Yes, it’s true what you’ve heard: San Francisco’s population declined yet again in 2021, according to new estimates released by the California Department of Finance.
But as we’ll get to in a minute, almost none of the things people assume about that fact are relevant, and indeed, in some ways there’s nothing to see here, oddly enough.
First, the gruesome details:
In 2021, SF saw a net loss equivalent to about 0.8 percent, down to fewer than 843,000 people.
San Jose’s drop was even larger over the same period, shedding 1.5 percent and dipping down to some 976,000 folks in total; Oakland shrank 1.3 percent, leaving 424,000 and some odd remainders.
Is this a big deal? Well, in a certain sense yes: Prior to the pandemic, the Bay Area and SF in particular had seen constant growth year over year for well over a decade, and this is now the second year in a row that trends lurched backward.
SF’s shrinking profile comes amidst an overall decline in California’s population as a whole, again for two years in a row, which is itself unprecedented in recent memory.
So yes, while it’s not exactly a case of the sky falling, these numbers are hard to ignore. That said, almost nothing else you hear about them has any real merit.
Politicians, social media trolls, misinformation peddlers, and reactionaries are always in love with the idea of an “exodus” from places like San Francisco.
But as the Finance Department number crunchers point out both this year and the last, outmigration is not the biggest driver behind these declines: Rising death rates due to graying older generations and COVID-19, declining birth rates, and particularly declines in international immigration are all bigger contributors.
The county numbers for 2021 are particularly telling: SF’s drop was the ninth largest statewide, but the places that lost the most people were Plumas, Lassen, Butte, and Del Norte counties.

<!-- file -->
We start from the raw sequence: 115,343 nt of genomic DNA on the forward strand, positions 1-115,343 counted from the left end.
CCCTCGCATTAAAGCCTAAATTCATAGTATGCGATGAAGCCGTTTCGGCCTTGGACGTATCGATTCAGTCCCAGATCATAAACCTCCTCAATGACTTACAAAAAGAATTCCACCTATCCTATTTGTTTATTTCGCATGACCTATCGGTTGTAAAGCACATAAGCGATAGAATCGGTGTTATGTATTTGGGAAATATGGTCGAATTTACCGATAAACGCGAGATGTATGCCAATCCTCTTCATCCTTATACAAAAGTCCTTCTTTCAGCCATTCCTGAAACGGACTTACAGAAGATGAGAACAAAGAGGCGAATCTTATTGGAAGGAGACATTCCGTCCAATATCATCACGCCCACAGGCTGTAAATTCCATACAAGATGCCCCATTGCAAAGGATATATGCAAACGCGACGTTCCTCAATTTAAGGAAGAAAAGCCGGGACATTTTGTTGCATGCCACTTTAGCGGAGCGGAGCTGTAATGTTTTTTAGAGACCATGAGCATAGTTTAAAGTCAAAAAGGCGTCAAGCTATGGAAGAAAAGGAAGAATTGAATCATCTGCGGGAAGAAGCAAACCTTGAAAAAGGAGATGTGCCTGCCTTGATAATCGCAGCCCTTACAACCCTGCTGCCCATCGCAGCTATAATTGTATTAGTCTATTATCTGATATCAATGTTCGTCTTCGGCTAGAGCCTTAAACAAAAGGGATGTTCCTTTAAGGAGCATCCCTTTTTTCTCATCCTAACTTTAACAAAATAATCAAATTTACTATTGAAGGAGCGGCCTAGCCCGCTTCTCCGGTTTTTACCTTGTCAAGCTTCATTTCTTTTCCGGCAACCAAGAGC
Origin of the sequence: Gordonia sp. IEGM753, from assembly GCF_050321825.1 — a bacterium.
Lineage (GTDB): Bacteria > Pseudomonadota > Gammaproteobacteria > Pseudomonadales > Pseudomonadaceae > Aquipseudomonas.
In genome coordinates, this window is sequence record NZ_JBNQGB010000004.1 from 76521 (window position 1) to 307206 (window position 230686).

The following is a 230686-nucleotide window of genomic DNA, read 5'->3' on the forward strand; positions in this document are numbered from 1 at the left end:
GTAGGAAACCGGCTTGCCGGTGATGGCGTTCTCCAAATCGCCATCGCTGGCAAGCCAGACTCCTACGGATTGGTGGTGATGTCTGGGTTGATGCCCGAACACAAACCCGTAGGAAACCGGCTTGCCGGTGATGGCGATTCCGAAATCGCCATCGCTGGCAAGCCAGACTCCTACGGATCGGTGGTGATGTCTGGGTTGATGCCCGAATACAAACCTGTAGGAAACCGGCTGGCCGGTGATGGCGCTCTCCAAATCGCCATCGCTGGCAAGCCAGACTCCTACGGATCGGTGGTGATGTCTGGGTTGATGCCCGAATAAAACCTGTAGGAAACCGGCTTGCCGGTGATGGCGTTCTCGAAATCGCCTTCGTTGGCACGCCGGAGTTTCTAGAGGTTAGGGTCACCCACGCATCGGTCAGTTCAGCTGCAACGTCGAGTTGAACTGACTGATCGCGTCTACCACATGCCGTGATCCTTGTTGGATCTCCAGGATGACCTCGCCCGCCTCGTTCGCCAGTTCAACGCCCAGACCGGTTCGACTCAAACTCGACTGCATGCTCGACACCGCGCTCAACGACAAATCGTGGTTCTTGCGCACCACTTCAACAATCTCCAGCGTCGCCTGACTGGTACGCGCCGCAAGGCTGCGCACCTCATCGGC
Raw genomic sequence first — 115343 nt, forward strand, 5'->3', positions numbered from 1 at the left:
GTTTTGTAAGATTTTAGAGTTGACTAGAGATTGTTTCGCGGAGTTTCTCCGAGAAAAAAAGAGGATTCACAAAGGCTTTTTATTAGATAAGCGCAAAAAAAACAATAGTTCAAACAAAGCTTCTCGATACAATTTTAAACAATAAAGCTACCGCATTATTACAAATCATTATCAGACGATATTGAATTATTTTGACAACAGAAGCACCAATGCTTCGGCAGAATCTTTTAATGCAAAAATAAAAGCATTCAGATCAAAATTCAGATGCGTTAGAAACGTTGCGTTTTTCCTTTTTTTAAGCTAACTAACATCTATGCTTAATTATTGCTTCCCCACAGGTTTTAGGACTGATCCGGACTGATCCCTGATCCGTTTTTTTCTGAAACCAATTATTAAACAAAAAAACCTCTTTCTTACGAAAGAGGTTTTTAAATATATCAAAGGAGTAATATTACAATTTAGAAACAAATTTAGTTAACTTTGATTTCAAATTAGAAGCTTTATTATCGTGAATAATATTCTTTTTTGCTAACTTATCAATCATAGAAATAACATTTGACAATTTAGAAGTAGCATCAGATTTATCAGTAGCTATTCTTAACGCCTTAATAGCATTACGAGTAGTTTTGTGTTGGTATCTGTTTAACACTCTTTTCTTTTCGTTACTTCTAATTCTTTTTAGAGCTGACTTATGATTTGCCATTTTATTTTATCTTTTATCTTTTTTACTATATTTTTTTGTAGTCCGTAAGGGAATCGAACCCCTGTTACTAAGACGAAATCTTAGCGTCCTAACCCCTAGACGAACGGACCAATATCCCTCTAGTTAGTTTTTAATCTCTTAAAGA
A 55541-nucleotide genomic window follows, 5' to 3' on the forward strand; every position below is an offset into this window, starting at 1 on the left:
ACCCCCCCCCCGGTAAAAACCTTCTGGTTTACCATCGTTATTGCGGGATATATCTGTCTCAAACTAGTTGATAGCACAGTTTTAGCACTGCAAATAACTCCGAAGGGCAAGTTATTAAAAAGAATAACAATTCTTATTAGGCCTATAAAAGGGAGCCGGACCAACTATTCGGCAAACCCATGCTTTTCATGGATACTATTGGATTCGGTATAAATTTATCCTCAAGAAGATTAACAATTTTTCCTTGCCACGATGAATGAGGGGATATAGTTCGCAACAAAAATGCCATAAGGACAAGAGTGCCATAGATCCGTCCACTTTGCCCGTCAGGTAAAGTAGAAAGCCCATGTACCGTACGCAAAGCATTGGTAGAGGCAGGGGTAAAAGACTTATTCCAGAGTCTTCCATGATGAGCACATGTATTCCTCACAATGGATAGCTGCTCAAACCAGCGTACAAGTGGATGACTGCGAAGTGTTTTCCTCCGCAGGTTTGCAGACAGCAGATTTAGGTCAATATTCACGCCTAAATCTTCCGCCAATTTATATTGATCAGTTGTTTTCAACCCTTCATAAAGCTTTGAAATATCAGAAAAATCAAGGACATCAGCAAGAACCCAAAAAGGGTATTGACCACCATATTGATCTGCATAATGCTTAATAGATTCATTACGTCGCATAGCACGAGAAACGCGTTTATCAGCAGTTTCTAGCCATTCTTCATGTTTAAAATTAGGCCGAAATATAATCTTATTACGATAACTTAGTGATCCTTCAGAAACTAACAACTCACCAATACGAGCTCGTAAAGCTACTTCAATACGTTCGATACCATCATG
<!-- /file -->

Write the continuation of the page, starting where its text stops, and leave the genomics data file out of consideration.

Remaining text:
If you’re scratching your head over those names, that’s unsurprising: All of those are relatively sparsely populated rural areas in the far north state, and they have almost nothing in common with San Francisco, San Jose, and Oakland in terms of economies, politics, demographics, or density. So it doesn’t seem all that likely that those were the biggest drivers statewide.
There’s one more reason we remain generally unimpressed with the suggestion that countless people are fleeing San Francisco for economic and political reasons: If that were true, the price of housing would be going down across the board. Suffice to say, we’ve been paying attention, and this isn’t happening.
Instead, median market rents are up as much as nine percent year over year on some platforms (although as usual we advise you take those with a grain of salt too).
And on the homeowner’s front, median market sales on MLS are up more than 28 percent for houses and 20 percent for condos since 2020.
In fact, the median price of an SF condo in April of this year was more than the price of a single-family home before the pandemic. Market volume, for the curious, more than doubled compared to two years ago.
Now, some people will say that things like home prices are lagging indicators and that a big rush out of the region will push prices and volume dow–eventually.
And maybe that’s true: But we’ll believe it when we see it. And right now, nobody sees it.
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